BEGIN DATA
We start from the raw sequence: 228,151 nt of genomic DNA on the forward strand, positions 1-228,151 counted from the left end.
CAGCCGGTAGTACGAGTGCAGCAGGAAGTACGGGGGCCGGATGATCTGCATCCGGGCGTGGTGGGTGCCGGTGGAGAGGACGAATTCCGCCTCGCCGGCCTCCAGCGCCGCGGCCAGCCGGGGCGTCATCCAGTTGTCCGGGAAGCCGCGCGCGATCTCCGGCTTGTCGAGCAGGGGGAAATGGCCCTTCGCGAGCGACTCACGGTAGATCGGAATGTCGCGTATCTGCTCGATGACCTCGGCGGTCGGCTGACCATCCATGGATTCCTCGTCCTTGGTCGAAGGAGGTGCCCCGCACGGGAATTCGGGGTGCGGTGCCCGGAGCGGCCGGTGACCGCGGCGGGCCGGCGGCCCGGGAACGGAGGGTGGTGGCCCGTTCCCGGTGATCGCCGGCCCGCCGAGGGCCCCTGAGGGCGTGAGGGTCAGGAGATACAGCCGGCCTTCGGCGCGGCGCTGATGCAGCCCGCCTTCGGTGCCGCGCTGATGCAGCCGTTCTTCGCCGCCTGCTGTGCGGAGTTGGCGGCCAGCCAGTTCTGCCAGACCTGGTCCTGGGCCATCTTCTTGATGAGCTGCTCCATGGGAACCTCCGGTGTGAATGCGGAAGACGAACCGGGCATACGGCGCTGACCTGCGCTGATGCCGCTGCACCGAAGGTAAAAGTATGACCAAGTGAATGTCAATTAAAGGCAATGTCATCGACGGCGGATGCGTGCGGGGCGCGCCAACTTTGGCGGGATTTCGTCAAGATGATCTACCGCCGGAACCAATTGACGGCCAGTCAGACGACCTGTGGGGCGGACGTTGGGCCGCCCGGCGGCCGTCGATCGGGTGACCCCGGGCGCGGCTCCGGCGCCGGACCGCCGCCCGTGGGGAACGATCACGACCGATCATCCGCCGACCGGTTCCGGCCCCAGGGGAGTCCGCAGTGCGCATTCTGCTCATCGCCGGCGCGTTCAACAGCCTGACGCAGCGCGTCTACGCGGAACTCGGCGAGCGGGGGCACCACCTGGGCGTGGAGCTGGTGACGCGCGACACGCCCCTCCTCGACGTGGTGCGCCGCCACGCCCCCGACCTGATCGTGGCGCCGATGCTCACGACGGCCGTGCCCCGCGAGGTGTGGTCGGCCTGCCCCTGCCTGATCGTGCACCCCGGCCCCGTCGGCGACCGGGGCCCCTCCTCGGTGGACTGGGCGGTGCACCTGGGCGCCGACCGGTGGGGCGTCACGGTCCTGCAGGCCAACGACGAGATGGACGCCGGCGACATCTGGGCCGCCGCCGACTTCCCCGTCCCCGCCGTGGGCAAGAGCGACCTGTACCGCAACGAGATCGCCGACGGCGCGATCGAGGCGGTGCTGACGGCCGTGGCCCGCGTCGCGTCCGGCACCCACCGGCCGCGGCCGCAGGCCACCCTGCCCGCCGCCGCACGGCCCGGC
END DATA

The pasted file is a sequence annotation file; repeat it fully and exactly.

We start from the raw sequence: 228,151 nt of genomic DNA on the forward strand, positions 1-228,151 counted from the left end.
CAGCCGGTAGTACGAGTGCAGCAGGAAGTACGGGGGCCGGATGATCTGCATCCGGGCGTGGTGGGTGCCGGTGGAGAGGACGAATTCCGCCTCGCCGGCCTCCAGCGCCGCGGCCAGCCGGGGCGTCATCCAGTTGTCCGGGAAGCCGCGCGCGATCTCCGGCTTGTCGAGCAGGGGGAAATGGCCCTTCGCGAGCGACTCACGGTAGATCGGAATGTCGCGTATCTGCTCGATGACCTCGGCGGTCGGCTGACCATCCATGGATTCCTCGTCCTTGGTCGAAGGAGGTGCCCCGCACGGGAATTCGGGGTGCGGTGCCCGGAGCGGCCGGTGACCGCGGCGGGCCGGCGGCCCGGGAACGGAGGGTGGTGGCCCGTTCCCGGTGATCGCCGGCCCGCCGAGGGCCCCTGAGGGCGTGAGGGTCAGGAGATACAGCCGGCCTTCGGCGCGGCGCTGATGCAGCCCGCCTTCGGTGCCGCGCTGATGCAGCCGTTCTTCGCCGCCTGCTGTGCGGAGTTGGCGGCCAGCCAGTTCTGCCAGACCTGGTCCTGGGCCATCTTCTTGATGAGCTGCTCCATGGGAACCTCCGGTGTGAATGCGGAAGACGAACCGGGCATACGGCGCTGACCTGCGCTGATGCCGCTGCACCGAAGGTAAAAGTATGACCAAGTGAATGTCAATTAAAGGCAATGTCATCGACGGCGGATGCGTGCGGGGCGCGCCAACTTTGGCGGGATTTCGTCAAGATGATCTACCGCCGGAACCAATTGACGGCCAGTCAGACGACCTGTGGGGCGGACGTTGGGCCGCCCGGCGGCCGTCGATCGGGTGACCCCGGGCGCGGCTCCGGCGCCGGACCGCCGCCCGTGGGGAACGATCACGACCGATCATCCGCCGACCGGTTCCGGCCCCAGGGGAGTCCGCAGTGCGCATTCTGCTCATCGCCGGCGCGTTCAACAGCCTGACGCAGCGCGTCTACGCGGAACTCGGCGAGCGGGGGCACCACCTGGGCGTGGAGCTGGTGACGCGCGACACGCCCCTCCTCGACGTGGTGCGCCGCCACGCCCCCGACCTGATCGTGGCGCCGATGCTCACGACGGCCGTGCCCCGCGAGGTGTGGTCGGCCTGCCCCTGCCTGATCGTGCACCCCGGCCCCGTCGGCGACCGGGGCCCCTCCTCGGTGGACTGGGCGGTGCACCTGGGCGCCGACCGGTGGGGCGTCACGGTCCTGCAGGCCAACGACGAGATGGACGCCGGCGACATCTGGGCCGCCGCCGACTTCCCCGTCCCCGCCGTGGGCAAGAGCGACCTGTACCGCAACGAGATCGCCGACGGCGCGATCGAGGCGGTGCTGACGGCCGTGGCCCGCGTCGCGTCCGGCACCCACCGGCCGCGGCCGCAGGCCACCCTGCCCGCCGCCGCACGGCCCGGC